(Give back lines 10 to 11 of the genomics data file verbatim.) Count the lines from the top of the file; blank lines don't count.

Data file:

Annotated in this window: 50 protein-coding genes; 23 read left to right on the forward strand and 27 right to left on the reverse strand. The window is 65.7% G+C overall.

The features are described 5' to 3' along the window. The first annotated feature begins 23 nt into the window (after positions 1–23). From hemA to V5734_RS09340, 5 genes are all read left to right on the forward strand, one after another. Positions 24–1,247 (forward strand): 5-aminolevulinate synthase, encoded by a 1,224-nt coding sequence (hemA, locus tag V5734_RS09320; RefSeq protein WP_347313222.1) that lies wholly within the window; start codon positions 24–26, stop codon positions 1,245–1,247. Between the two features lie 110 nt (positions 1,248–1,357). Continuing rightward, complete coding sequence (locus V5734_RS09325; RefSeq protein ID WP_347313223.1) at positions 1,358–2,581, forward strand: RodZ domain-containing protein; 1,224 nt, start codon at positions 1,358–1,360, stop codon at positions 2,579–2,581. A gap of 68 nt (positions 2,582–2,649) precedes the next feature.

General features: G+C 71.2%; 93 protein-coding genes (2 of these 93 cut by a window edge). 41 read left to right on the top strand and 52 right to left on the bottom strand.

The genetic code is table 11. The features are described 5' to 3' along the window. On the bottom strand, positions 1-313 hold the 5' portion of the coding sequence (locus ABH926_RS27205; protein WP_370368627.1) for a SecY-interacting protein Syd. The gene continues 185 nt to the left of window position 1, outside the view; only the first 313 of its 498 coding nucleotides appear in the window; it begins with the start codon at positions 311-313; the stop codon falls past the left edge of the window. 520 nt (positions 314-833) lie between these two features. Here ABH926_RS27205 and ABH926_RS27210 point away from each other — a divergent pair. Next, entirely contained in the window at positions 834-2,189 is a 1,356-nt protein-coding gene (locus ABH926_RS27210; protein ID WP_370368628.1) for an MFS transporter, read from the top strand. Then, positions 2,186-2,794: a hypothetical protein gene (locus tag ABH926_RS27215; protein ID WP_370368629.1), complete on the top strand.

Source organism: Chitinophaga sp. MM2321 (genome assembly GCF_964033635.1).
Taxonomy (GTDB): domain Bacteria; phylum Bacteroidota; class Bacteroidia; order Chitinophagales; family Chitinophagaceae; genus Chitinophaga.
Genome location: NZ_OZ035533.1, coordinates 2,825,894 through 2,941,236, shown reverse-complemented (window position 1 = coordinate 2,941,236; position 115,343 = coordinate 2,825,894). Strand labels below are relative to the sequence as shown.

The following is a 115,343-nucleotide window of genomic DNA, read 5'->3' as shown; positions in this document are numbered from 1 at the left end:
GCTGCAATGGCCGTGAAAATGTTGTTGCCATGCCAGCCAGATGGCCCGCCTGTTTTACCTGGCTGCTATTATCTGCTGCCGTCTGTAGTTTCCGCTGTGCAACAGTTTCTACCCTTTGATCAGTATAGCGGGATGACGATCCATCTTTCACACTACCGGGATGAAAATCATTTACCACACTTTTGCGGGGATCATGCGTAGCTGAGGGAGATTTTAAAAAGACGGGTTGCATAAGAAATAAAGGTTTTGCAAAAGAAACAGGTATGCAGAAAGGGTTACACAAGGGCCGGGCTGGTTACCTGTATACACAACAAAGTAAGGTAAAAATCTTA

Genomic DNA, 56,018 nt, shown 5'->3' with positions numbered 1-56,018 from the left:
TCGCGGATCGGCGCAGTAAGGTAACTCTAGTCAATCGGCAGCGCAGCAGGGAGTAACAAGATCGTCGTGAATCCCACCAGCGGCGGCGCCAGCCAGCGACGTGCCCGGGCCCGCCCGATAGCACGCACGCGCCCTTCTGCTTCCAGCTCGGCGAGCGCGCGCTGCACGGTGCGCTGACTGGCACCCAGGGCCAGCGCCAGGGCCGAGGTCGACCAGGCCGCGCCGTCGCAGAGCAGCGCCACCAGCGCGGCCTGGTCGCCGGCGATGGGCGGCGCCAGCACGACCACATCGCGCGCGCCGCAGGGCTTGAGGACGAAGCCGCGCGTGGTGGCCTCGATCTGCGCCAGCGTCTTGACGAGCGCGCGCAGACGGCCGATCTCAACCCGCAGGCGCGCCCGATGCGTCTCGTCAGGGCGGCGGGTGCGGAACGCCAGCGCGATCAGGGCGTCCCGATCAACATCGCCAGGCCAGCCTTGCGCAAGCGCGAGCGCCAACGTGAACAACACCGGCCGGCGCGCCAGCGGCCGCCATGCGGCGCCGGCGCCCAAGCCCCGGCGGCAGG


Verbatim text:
Genomic DNA, 56,018 nt, shown 5'->3' with positions numbered 1-56,018 from the left:
TCGCGGATCGGCGCAGTAAGGTAACTCTAGTCAATCGGCAGCGCAGCAGGGAGTAACAAGATCGTCGTGAATCCCACCAGCGGCGGCGCCAGCCAGCGACGTGCCCGGGCCCGCCCGATAGCACGCACGCGCCCTTCTGCTTCCAGCTCGGCGAGCGCGCGCTGCACGGTGCGCTGACTGGCACCCAGGGCCAGCGCCAGGGCCGAGGTCGACCAGGCCGCGCCGTCGCAGAGCAGCGCCACCAGCGCGGCCTGGTCGCCGGCGATGGGCGGCGCCAGCACGACCACATCGCGCGCGCCGCAGGGCTTGAGGACGAAGCCGCGCGTGGTGGCCTCGATCTGCGCCAGCGTCTTGACGAGCGCGCGCAGACGGCCGATCTCAACCCGCAGGCGCGCCCGATGCGTCTCGTCAGGGCGGCGGGTGCGGAACGCCAGCGCGATCAGGGCGTCCCGATCAACATCGCCAGGCCAGCCTTGCGCAAGCGCGAGCGCCAACGTGAACAACACCGGCCGGCGCGCCAGCGGCCGCCATGCGGCGCCGGCGCCCAAGCCCCGGCGGCAGG